John Gregory Brown (1996)
When eight-year-old Shelton Gerard Lafleur falls from the top of a live oak tree, the course of his young life is changed forever. Injured, confused and silent, the boy is placed in an orphanage where he’s taunted and teased for five years before finally running off. He’s befriended by a wonderful character named Minou, a blind man who becomes both father-figure and mentor to the boy.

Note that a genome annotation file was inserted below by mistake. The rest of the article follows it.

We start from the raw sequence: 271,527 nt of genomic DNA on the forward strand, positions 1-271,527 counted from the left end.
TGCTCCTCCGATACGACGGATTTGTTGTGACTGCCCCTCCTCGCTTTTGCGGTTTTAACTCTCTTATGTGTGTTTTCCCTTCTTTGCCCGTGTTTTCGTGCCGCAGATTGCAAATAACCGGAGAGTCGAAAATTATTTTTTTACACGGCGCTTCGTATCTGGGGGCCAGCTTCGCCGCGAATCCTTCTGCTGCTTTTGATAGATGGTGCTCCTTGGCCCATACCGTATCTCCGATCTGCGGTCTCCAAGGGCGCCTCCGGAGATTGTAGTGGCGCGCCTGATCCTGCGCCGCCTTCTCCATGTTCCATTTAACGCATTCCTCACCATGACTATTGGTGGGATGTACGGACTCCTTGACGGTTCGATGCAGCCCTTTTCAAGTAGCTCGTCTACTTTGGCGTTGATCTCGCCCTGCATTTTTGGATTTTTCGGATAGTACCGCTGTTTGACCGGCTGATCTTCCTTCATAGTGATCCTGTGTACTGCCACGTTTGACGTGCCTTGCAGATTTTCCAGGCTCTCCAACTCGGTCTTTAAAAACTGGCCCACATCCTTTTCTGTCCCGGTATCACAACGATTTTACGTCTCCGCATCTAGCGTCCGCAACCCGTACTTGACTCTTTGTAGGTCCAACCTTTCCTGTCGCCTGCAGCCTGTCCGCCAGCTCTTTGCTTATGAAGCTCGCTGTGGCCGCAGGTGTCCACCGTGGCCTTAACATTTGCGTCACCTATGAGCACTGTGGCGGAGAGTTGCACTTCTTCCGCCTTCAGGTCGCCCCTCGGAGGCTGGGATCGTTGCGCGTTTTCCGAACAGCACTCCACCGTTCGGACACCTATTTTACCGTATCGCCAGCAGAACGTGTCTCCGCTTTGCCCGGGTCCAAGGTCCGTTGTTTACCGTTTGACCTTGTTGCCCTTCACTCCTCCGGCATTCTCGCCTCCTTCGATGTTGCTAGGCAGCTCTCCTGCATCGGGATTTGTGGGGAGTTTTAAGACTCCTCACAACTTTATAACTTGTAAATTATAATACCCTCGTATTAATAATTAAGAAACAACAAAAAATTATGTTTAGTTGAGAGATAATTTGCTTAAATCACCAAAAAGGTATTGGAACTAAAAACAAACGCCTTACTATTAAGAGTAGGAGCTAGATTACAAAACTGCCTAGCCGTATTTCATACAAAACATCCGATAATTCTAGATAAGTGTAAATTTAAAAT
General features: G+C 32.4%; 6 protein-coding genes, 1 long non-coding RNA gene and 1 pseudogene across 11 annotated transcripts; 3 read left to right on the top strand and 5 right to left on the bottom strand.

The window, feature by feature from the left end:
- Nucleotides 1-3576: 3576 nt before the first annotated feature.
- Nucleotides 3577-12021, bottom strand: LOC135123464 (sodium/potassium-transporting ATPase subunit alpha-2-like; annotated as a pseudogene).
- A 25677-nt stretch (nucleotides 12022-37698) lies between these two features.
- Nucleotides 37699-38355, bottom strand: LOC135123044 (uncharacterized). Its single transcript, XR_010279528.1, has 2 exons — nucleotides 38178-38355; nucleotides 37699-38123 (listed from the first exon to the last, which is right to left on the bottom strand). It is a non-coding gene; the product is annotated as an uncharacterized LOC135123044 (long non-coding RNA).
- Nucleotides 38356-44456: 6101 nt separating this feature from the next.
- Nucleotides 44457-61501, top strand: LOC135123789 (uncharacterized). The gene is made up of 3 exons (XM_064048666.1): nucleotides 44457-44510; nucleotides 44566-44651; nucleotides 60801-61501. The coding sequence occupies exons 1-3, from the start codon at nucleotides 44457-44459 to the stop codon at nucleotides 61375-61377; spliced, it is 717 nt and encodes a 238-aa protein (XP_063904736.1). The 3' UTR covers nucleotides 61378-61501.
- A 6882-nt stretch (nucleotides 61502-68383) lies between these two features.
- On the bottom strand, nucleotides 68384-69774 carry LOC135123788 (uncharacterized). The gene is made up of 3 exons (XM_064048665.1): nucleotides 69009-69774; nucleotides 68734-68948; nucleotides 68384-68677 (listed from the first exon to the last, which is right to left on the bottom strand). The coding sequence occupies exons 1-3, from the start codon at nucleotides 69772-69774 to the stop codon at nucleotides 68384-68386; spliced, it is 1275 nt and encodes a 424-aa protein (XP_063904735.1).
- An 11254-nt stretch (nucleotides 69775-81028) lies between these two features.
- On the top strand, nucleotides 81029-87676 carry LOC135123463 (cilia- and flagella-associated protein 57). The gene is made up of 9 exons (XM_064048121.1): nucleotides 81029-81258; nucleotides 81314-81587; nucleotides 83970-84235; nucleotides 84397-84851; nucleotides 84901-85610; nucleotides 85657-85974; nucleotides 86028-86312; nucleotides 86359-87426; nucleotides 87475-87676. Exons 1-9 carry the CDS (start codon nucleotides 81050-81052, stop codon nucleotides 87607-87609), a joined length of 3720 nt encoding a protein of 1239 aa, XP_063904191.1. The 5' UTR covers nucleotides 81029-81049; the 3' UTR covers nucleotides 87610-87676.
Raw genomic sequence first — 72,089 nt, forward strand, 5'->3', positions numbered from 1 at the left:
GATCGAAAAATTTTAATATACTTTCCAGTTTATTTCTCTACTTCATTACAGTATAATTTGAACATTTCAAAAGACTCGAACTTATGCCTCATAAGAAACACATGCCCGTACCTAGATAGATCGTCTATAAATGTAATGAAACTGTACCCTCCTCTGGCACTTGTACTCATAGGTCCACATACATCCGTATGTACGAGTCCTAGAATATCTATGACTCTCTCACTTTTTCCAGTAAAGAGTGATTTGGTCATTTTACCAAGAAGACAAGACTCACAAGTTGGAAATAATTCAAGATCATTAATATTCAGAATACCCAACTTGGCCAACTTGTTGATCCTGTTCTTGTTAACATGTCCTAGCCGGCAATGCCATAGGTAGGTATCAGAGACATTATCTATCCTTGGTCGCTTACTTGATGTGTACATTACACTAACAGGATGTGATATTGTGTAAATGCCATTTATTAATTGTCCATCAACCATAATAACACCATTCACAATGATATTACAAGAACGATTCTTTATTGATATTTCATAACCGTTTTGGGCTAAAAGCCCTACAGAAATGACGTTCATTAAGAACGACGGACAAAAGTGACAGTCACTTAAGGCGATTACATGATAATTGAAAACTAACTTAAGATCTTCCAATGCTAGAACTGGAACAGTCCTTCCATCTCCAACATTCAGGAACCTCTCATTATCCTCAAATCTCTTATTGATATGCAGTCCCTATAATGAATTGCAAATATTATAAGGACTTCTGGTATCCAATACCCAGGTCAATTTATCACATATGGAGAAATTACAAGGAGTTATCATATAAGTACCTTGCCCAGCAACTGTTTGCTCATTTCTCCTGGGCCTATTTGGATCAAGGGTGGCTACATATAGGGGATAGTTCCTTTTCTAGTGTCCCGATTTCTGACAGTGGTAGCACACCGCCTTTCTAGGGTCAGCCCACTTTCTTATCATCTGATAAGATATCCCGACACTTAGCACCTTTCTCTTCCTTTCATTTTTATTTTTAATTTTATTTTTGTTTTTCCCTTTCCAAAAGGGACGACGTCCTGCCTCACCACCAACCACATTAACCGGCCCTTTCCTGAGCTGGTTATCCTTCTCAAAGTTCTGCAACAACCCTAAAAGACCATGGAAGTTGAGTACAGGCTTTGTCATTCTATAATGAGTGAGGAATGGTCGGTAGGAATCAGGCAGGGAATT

Together they spend their days painting pictures for tourists in the parks of New Orleans. All the while, the boy is haunted by his childhood before the fall, by memories of the frail white woman he calls mother, and her father, a man mysteriously referred to as “Mr. Edwards.” With Minou’s help, Shelton discovers the truth behind his birth. The story is told in flashback, with the sixty-year-old Shelton, now an established artist, using his paintings to illustrate the stories of his life. A worthy follow-up to the author’s wonderful Decorations in a Ruined Cemetery.